Scientists have proven that light outside the visible spectrum affects our bodies, which is why light therapy is used to treat skin conditions like jaundice and psoriasis. They also know our mental states can be affected by light on the visible spectrum—color. For a mix of biological and cultural reasons, changes in color create changes in mood.
Take the colors associated with fire—reds, yellows, oranges. These are “hot” colors and create an alert, energized mindset. Now imagine the colors associated with the sea and sky—blues, purples, and greens. These are “cool” colors, which bring calm and tranquility.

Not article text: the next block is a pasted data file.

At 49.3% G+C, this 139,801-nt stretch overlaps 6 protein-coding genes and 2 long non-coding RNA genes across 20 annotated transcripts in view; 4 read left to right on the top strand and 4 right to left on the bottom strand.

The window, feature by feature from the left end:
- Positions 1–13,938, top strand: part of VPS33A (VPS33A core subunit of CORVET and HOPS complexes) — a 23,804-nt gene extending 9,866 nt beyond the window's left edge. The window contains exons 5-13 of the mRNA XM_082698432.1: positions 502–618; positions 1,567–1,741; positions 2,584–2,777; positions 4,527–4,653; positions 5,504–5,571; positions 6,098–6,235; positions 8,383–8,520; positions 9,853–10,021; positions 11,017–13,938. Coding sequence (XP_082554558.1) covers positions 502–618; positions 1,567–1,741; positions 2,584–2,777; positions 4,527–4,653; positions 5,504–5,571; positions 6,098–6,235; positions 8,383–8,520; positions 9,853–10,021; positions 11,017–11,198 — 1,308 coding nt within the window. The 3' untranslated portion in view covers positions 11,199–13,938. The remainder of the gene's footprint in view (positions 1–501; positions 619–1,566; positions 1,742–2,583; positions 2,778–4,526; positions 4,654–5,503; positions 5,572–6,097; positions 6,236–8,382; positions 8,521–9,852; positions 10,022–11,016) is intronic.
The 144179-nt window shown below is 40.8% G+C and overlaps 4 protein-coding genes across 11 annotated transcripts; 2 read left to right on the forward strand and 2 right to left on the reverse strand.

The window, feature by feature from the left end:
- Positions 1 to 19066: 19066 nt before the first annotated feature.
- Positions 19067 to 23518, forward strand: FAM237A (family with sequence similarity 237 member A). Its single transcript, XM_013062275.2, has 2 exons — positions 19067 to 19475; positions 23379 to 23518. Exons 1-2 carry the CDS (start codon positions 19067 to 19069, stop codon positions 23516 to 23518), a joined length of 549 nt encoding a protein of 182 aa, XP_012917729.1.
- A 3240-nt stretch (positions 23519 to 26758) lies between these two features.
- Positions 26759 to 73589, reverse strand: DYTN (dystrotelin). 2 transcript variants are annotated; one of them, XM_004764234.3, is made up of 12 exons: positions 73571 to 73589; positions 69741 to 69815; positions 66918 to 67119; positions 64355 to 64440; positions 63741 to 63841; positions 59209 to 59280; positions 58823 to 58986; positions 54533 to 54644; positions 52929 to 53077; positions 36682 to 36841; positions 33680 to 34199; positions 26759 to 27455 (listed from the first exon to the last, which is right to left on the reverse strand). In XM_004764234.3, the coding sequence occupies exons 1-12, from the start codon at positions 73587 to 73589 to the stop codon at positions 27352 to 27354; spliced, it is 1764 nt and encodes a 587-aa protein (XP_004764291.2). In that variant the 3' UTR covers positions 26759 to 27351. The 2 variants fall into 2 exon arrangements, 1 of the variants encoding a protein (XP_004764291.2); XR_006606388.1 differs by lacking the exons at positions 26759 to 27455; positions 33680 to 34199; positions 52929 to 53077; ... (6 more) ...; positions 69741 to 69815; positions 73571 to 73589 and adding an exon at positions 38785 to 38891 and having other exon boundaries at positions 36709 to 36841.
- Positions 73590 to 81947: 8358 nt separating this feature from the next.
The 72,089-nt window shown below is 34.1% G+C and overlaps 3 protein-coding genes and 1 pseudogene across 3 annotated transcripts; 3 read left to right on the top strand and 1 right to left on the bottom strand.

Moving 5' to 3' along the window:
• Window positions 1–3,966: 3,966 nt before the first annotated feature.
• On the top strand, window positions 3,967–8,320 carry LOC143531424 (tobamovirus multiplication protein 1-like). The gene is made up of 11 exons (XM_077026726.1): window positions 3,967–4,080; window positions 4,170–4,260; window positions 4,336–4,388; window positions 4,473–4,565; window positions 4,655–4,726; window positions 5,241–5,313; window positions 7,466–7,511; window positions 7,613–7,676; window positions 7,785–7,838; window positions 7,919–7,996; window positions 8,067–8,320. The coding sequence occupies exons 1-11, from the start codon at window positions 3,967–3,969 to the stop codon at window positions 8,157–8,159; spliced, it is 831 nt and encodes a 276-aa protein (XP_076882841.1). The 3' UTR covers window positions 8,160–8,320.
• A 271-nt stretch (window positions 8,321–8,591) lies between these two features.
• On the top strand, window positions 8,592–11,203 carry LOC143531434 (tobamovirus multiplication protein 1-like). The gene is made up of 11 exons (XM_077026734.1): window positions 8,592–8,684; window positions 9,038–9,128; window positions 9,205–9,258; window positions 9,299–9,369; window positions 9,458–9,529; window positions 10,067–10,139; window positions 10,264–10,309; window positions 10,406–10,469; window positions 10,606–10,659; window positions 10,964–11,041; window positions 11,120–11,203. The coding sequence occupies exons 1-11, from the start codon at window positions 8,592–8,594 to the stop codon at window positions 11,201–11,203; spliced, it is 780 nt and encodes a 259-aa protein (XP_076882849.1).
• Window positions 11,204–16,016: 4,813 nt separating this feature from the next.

But beware. Too much red can lead to tension and anger. The wrong kinds of blues and greens can set off feelings of inertia or depression.
The key is to identify the moods and colors in operation and examine how you feel about them. Maybe your blue bathroom is perfect for the few calm moments you spend alone in it, but your blue family room feels too cold to be a cozy hang out space. Throw up some sunny yellow curtains and orange artwork, and recheck your mood!
Believe it or not, colors can have a significant effect on your mood — both short- and long-term. Learn which colors best reflect your mood by selecting the color palette that you find most captivating.